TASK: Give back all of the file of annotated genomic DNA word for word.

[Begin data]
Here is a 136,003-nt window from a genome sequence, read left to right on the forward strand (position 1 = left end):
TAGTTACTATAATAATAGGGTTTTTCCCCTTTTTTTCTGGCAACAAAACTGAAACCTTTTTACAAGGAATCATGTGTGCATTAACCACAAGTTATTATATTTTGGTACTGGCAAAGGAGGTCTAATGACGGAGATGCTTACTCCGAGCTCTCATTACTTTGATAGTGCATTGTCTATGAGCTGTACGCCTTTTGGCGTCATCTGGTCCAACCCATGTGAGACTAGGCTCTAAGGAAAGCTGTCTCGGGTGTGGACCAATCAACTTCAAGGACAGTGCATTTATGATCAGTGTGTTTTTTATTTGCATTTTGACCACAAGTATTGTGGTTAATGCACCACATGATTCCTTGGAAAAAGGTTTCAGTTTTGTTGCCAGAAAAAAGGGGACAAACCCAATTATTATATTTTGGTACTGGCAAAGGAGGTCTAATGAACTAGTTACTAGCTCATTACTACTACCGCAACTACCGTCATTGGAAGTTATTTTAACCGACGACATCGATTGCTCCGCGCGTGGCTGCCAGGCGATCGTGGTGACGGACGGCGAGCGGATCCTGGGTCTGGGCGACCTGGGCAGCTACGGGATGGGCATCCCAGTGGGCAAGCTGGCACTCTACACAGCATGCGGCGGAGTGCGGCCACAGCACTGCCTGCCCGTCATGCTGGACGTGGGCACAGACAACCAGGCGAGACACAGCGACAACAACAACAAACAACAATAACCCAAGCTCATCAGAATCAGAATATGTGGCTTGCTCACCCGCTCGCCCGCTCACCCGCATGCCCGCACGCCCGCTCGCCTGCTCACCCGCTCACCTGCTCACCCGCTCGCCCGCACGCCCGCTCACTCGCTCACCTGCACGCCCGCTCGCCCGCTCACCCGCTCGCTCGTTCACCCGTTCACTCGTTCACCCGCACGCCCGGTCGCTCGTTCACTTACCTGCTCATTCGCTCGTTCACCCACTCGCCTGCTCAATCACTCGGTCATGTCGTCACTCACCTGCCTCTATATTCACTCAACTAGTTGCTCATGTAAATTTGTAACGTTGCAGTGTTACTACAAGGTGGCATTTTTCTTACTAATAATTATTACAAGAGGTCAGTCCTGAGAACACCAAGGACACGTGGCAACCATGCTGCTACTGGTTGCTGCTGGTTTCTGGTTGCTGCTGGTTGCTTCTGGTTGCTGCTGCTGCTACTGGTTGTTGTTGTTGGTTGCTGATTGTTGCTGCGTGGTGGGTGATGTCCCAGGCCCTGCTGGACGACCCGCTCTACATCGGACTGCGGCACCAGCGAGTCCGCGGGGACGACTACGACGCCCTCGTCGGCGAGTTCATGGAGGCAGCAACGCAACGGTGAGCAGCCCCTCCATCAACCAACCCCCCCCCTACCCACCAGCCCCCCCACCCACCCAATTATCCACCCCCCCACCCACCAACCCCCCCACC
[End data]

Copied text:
Here is a 136,003-nt window from a genome sequence, read left to right on the forward strand (position 1 = left end):
TAGTTACTATAATAATAGGGTTTTTCCCCTTTTTTTCTGGCAACAAAACTGAAACCTTTTTACAAGGAATCATGTGTGCATTAACCACAAGTTATTATATTTTGGTACTGGCAAAGGAGGTCTAATGACGGAGATGCTTACTCCGAGCTCTCATTACTTTGATAGTGCATTGTCTATGAGCTGTACGCCTTTTGGCGTCATCTGGTCCAACCCATGTGAGACTAGGCTCTAAGGAAAGCTGTCTCGGGTGTGGACCAATCAACTTCAAGGACAGTGCATTTATGATCAGTGTGTTTTTTATTTGCATTTTGACCACAAGTATTGTGGTTAATGCACCACATGATTCCTTGGAAAAAGGTTTCAGTTTTGTTGCCAGAAAAAAGGGGACAAACCCAATTATTATATTTTGGTACTGGCAAAGGAGGTCTAATGAACTAGTTACTAGCTCATTACTACTACCGCAACTACCGTCATTGGAAGTTATTTTAACCGACGACATCGATTGCTCCGCGCGTGGCTGCCAGGCGATCGTGGTGACGGACGGCGAGCGGATCCTGGGTCTGGGCGACCTGGGCAGCTACGGGATGGGCATCCCAGTGGGCAAGCTGGCACTCTACACAGCATGCGGCGGAGTGCGGCCACAGCACTGCCTGCCCGTCATGCTGGACGTGGGCACAGACAACCAGGCGAGACACAGCGACAACAACAACAAACAACAATAACCCAAGCTCATCAGAATCAGAATATGTGGCTTGCTCACCCGCTCGCCCGCTCACCCGCATGCCCGCACGCCCGCTCGCCTGCTCACCCGCTCACCTGCTCACCCGCTCGCCCGCACGCCCGCTCACTCGCTCACCTGCACGCCCGCTCGCCCGCTCACCCGCTCGCTCGTTCACCCGTTCACTCGTTCACCCGCACGCCCGGTCGCTCGTTCACTTACCTGCTCATTCGCTCGTTCACCCACTCGCCTGCTCAATCACTCGGTCATGTCGTCACTCACCTGCCTCTATATTCACTCAACTAGTTGCTCATGTAAATTTGTAACGTTGCAGTGTTACTACAAGGTGGCATTTTTCTTACTAATAATTATTACAAGAGGTCAGTCCTGAGAACACCAAGGACACGTGGCAACCATGCTGCTACTGGTTGCTGCTGGTTTCTGGTTGCTGCTGGTTGCTTCTGGTTGCTGCTGCTGCTACTGGTTGTTGTTGTTGGTTGCTGATTGTTGCTGCGTGGTGGGTGATGTCCCAGGCCCTGCTGGACGACCCGCTCTACATCGGACTGCGGCACCAGCGAGTCCGCGGGGACGACTACGACGCCCTCGTCGGCGAGTTCATGGAGGCAGCAACGCAACGGTGAGCAGCCCCTCCATCAACCAACCCCCCCCCTACCCACCAGCCCCCCCACCCACCCAATTATCCACCCCCCCACCCACCAACCCCCCCACC